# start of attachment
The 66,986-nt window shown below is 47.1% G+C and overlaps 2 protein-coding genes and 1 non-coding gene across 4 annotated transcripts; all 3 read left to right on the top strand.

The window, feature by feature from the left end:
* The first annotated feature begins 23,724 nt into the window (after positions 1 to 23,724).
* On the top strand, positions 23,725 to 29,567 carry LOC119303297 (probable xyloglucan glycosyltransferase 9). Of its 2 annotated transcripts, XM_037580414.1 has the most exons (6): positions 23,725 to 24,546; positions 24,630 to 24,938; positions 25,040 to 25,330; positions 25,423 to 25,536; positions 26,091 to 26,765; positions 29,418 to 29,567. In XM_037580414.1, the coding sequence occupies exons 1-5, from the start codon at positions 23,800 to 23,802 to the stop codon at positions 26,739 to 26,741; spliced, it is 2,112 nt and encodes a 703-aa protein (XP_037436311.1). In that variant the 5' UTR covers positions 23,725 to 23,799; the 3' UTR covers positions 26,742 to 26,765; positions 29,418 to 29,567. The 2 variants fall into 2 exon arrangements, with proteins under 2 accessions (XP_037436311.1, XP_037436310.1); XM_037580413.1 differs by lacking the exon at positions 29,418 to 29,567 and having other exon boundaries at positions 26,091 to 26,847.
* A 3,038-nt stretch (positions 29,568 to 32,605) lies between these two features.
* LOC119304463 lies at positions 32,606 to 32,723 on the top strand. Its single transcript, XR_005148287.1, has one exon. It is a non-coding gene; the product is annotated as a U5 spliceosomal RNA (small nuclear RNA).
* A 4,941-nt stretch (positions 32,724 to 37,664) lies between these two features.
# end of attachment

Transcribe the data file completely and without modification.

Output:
The 66,986-nt window shown below is 47.1% G+C and overlaps 2 protein-coding genes and 1 non-coding gene across 4 annotated transcripts; all 3 read left to right on the top strand.

The window, feature by feature from the left end:
* The first annotated feature begins 23,724 nt into the window (after positions 1 to 23,724).
* On the top strand, positions 23,725 to 29,567 carry LOC119303297 (probable xyloglucan glycosyltransferase 9). Of its 2 annotated transcripts, XM_037580414.1 has the most exons (6): positions 23,725 to 24,546; positions 24,630 to 24,938; positions 25,040 to 25,330; positions 25,423 to 25,536; positions 26,091 to 26,765; positions 29,418 to 29,567. In XM_037580414.1, the coding sequence occupies exons 1-5, from the start codon at positions 23,800 to 23,802 to the stop codon at positions 26,739 to 26,741; spliced, it is 2,112 nt and encodes a 703-aa protein (XP_037436311.1). In that variant the 5' UTR covers positions 23,725 to 23,799; the 3' UTR covers positions 26,742 to 26,765; positions 29,418 to 29,567. The 2 variants fall into 2 exon arrangements, with proteins under 2 accessions (XP_037436311.1, XP_037436310.1); XM_037580413.1 differs by lacking the exon at positions 29,418 to 29,567 and having other exon boundaries at positions 26,091 to 26,847.
* A 3,038-nt stretch (positions 29,568 to 32,605) lies between these two features.
* LOC119304463 lies at positions 32,606 to 32,723 on the top strand. Its single transcript, XR_005148287.1, has one exon. It is a non-coding gene; the product is annotated as a U5 spliceosomal RNA (small nuclear RNA).
* A 4,941-nt stretch (positions 32,724 to 37,664) lies between these two features.